Every organization, regardless of its product or service, is vulnerable to employee theft, and it has been estimated that nearly 95 per cent of all companies have experienced some form of this activity.
If that statistic doesn’t shock you, this one should: 20 per cent of every dollar earned by a company is lost to employee theft. In other words, it takes $1.25 in new sales to recover from that theft.
Workplace theft and fraud has escalated into a $600-billion problem in North America, and employers cannot afford to be cavalier in their attitudes. Although it’s painful to believe that any of the trustworthy people you’ve hired may actually be the ones who are dishonest, it’s important to face reality. Common false assumptions about employee theft include:
— “It had to be an outsider. There’s no way that one of my people would do that.”
— “Our employees are too well paid/too loyal to ever steal from us.”
— “Senior staff would never do something like that.”
— “I can rely on employees to report any knowledge of wrongdoing.”
— “It’s easy to spot someone stealing so it would be detected before the problem escalated.”
Unfortunately, many employers are too fixated on perceived external threats such as tough competitors or fluctuating market conditions to realize there may be fraudulent actions taking place right under their nose. Here are some ways to prevent theft from happening:
Make ethics part of your culture. Management sets the tone for an ethical workplace. Not only should management clearly demonstrate the integrity and honesty that it expects everyone in the organization to uphold, it should examine the culture to evaluate where it is managing risk well and reinforce principled conduct in areas where it may be lacking.
Know who you’re hiring. One of the most proactive ways to fend off theft is to follow through on conducting background checks of potential job candidates. Talk to former employers to verify experience, lengths of employment and reasons for leaving and conduct a thorough check of any history involving unethical behaviour including violence, theft and fraud.
Implement internal controls. Shredding sensitive materials and keeping track of inventory is just the start. Long-term measures must be put into place to safeguard assets while reducing opportunities for theft. Three types of controls that most companies can implement include: separation of duties (no single employee should be responsible for both recording and processing transactions); restricted access (only authorized individuals have access to assets and accounting systems); and developing policies to determine how transactions are initiated, authorized, recorded and reviewed.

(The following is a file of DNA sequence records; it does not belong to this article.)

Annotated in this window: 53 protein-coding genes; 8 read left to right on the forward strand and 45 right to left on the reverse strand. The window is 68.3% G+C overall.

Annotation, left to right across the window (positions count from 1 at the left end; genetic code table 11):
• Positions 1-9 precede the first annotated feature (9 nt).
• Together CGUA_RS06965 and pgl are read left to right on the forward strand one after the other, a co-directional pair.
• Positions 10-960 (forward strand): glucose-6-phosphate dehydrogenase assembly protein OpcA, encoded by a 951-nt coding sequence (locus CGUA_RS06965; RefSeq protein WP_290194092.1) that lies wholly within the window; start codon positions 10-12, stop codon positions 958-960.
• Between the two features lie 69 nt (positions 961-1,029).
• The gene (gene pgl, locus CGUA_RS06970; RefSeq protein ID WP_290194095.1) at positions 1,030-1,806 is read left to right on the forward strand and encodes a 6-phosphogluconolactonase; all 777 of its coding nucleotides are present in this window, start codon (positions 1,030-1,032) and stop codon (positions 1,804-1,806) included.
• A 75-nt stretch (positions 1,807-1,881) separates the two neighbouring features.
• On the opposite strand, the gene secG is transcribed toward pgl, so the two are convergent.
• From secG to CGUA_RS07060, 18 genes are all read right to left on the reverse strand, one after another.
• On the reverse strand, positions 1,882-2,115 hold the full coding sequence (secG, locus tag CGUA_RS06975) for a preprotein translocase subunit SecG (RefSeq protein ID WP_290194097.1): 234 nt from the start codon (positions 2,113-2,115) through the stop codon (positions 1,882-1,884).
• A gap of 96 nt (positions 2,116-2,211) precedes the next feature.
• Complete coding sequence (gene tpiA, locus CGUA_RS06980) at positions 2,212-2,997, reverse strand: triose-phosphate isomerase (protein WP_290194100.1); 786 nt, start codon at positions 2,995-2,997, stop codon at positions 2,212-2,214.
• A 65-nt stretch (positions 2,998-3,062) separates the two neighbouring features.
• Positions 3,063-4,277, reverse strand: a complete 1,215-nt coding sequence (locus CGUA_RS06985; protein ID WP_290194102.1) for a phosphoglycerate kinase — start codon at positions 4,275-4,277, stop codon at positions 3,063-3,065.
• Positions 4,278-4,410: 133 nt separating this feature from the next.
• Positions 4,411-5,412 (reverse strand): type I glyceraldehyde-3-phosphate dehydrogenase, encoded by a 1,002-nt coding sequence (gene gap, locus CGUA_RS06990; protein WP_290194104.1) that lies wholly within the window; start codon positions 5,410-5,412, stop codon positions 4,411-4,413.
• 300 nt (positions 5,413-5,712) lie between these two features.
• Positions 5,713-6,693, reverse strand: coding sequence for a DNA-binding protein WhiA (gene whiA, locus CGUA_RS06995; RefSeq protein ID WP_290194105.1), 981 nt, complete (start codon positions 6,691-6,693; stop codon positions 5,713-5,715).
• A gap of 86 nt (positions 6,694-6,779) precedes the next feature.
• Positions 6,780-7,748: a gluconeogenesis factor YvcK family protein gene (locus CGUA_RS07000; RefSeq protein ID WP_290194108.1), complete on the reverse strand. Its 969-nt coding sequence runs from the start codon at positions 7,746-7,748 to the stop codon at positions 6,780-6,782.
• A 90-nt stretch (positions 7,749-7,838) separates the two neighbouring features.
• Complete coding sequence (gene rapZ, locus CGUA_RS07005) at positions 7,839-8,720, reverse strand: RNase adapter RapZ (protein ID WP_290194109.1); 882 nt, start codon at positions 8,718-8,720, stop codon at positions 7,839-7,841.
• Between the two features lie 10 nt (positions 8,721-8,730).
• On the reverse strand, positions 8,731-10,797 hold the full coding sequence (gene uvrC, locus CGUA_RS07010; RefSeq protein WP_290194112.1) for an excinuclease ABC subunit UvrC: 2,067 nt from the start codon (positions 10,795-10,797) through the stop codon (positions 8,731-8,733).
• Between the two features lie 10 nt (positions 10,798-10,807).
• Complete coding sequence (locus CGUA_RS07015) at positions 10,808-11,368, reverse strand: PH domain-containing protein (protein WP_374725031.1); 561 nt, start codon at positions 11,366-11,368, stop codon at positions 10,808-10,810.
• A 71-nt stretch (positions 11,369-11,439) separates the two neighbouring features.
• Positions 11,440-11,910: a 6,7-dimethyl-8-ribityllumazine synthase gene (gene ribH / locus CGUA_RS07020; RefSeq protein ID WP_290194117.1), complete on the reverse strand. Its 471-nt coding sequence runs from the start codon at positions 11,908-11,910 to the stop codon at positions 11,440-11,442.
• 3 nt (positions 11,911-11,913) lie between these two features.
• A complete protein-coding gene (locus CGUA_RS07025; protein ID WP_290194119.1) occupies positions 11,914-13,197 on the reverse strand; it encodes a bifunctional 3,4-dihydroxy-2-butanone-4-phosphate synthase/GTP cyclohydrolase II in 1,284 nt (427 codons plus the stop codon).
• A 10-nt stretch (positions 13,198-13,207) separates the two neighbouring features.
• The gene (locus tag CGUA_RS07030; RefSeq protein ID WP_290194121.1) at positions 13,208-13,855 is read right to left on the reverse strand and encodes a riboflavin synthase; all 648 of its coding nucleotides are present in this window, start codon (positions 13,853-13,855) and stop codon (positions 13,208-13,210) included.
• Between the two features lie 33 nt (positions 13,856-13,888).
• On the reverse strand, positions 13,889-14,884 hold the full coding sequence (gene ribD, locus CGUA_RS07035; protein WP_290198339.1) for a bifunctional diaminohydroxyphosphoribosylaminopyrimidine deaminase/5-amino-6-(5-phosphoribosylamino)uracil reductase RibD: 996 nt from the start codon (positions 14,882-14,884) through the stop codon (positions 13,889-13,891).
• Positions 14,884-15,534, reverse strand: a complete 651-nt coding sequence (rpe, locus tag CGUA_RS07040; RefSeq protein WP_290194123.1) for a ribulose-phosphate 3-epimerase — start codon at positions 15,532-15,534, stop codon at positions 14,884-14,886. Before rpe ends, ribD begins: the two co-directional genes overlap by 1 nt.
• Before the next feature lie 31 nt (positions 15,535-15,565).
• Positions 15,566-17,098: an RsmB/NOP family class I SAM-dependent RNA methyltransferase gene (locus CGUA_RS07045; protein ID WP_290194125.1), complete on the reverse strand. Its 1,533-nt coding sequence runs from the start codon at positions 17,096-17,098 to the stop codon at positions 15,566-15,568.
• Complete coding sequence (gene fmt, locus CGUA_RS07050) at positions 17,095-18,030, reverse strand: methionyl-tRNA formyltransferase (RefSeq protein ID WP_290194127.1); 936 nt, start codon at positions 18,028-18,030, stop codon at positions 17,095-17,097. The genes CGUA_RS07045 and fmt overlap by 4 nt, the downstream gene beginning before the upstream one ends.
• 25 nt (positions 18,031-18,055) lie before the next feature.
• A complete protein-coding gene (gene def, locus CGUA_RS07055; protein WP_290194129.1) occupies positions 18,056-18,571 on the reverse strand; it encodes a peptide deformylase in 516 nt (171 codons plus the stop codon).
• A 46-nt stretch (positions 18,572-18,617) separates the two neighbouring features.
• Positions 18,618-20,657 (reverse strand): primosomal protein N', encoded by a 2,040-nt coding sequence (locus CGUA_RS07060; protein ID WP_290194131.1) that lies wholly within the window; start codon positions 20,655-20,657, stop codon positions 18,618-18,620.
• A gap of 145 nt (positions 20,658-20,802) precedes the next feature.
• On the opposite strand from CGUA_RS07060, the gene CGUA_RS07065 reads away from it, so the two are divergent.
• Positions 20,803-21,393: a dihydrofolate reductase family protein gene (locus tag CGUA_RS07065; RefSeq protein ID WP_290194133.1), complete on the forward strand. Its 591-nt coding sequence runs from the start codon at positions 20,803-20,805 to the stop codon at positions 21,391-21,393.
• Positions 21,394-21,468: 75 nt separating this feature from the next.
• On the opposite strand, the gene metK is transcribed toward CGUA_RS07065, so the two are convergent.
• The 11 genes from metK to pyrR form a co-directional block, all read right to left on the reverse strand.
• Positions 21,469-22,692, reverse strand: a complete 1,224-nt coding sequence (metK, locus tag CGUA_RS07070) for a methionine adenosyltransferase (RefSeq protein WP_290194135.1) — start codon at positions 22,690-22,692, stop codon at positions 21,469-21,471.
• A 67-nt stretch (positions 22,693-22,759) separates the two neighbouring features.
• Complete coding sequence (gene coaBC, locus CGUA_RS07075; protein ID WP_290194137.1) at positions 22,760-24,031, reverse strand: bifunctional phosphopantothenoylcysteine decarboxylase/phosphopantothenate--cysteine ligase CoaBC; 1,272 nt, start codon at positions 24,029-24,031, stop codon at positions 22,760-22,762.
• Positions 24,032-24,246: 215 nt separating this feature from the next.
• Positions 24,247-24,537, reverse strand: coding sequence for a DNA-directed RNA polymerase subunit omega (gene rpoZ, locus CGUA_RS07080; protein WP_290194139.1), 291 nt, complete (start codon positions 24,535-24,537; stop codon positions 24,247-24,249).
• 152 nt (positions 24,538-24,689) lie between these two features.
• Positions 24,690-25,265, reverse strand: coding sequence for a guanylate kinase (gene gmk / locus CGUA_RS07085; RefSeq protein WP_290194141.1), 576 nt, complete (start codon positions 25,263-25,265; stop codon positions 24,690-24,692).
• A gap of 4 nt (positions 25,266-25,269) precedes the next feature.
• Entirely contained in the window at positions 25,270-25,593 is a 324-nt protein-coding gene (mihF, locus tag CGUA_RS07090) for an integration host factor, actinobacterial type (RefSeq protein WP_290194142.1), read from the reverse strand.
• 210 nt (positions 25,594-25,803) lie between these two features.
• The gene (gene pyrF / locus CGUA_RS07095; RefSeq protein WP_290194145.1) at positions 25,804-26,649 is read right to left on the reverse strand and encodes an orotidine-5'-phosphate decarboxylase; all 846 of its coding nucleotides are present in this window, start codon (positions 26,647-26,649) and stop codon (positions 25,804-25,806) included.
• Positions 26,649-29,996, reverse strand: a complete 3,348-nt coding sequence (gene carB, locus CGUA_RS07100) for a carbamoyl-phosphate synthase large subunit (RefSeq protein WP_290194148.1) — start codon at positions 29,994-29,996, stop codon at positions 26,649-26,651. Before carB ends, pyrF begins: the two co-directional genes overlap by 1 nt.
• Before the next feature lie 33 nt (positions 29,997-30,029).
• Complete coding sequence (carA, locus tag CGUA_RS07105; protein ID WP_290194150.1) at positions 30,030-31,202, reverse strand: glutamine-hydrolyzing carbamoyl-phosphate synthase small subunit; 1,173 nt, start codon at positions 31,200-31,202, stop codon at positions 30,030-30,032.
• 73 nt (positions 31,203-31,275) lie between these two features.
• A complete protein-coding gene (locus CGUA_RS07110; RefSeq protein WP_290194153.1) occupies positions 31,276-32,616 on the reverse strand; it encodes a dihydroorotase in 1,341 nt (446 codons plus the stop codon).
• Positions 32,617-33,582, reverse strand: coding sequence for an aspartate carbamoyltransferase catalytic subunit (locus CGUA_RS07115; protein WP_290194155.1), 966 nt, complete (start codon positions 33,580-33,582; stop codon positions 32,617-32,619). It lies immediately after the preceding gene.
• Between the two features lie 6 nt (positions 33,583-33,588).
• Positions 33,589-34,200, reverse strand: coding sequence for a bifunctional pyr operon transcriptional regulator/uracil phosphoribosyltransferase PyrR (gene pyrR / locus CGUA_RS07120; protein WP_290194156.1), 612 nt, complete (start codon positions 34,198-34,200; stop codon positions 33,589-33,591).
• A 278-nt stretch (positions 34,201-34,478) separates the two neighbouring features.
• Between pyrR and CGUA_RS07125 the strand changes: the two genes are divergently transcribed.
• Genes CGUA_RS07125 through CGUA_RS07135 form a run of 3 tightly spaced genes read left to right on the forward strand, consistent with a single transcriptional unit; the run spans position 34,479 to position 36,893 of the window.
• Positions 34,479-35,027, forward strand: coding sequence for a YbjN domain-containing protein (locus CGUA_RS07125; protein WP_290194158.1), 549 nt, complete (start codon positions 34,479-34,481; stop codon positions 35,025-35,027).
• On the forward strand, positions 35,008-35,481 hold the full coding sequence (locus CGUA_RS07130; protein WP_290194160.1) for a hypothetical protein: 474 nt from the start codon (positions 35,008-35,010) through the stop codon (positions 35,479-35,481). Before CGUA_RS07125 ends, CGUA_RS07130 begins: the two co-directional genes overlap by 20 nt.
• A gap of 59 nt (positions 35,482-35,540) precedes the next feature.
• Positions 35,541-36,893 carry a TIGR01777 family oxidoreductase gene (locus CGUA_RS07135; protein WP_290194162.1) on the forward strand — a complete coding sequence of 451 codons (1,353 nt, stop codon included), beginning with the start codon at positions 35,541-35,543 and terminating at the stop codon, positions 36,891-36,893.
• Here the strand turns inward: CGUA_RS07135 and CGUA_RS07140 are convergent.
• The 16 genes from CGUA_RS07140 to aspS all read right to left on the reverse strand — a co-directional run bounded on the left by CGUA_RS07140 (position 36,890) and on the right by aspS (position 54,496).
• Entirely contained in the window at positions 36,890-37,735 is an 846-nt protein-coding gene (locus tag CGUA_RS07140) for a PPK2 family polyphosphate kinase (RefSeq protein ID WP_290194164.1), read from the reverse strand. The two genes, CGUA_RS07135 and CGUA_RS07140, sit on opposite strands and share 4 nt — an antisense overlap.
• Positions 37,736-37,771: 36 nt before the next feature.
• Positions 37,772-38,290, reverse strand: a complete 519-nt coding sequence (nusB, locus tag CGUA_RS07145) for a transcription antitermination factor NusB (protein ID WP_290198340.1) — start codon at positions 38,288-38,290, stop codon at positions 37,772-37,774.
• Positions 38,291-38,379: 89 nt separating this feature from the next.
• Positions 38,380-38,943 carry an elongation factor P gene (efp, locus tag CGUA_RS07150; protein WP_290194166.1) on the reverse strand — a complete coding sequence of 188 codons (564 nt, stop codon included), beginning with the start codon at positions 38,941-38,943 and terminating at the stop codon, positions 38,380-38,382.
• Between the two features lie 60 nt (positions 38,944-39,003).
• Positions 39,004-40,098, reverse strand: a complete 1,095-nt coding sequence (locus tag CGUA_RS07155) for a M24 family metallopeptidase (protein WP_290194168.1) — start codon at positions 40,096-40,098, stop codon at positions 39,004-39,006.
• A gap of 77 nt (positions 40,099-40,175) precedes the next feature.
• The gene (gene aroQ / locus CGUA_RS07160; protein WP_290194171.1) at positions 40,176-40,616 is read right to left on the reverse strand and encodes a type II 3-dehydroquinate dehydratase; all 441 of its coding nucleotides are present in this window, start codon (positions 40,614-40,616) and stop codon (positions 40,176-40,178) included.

Educate your people. Nip theft in the bud by educating all employees about the long-term effects of theft, how to detect fraud and their responsibility in reporting it. Make them aware of the procedures to report incidents and train them regarding company policies about stealing. This is a vital investment of time and resources as employees are not only front-line watchdogs, but also ambassadors of your company and protectors of its reputation.
Do not tolerate small indiscretions. Stealing starts out as a small action (innocently “borrowing” something or swiping an item or monetary amount that might not be missed) and is repeated, gradually escalating until it becomes a habit. On top of this, when a policy is violated, ensure the incident or allegation is investigated immediately and thoroughly. It is critical that everyone in the organization knows where you stand and fully realizes the consequences of illicit activities.
Create a positive work environment. After all of this is said and done, the most important way to protect your business is by creating an environment that makes people feel good, makes them eager to contribute and makes them want to preserve it. Workplace theft has been closely associated with feelings of mistreatment or injustice by the employer, so ensure that your people are satisfied with their work and the company they work for — starting with a policy of open communication and mutual respect between management and staff.
— With reporting by Barbara Chabai
Colleen Coates, CHRP, CCP, is a practice leader with People First HR Services Ltd. She can be contacted at firstname.lastname@example.org
Republished from the Winnipeg Free Press print edition September 17, 2011 H2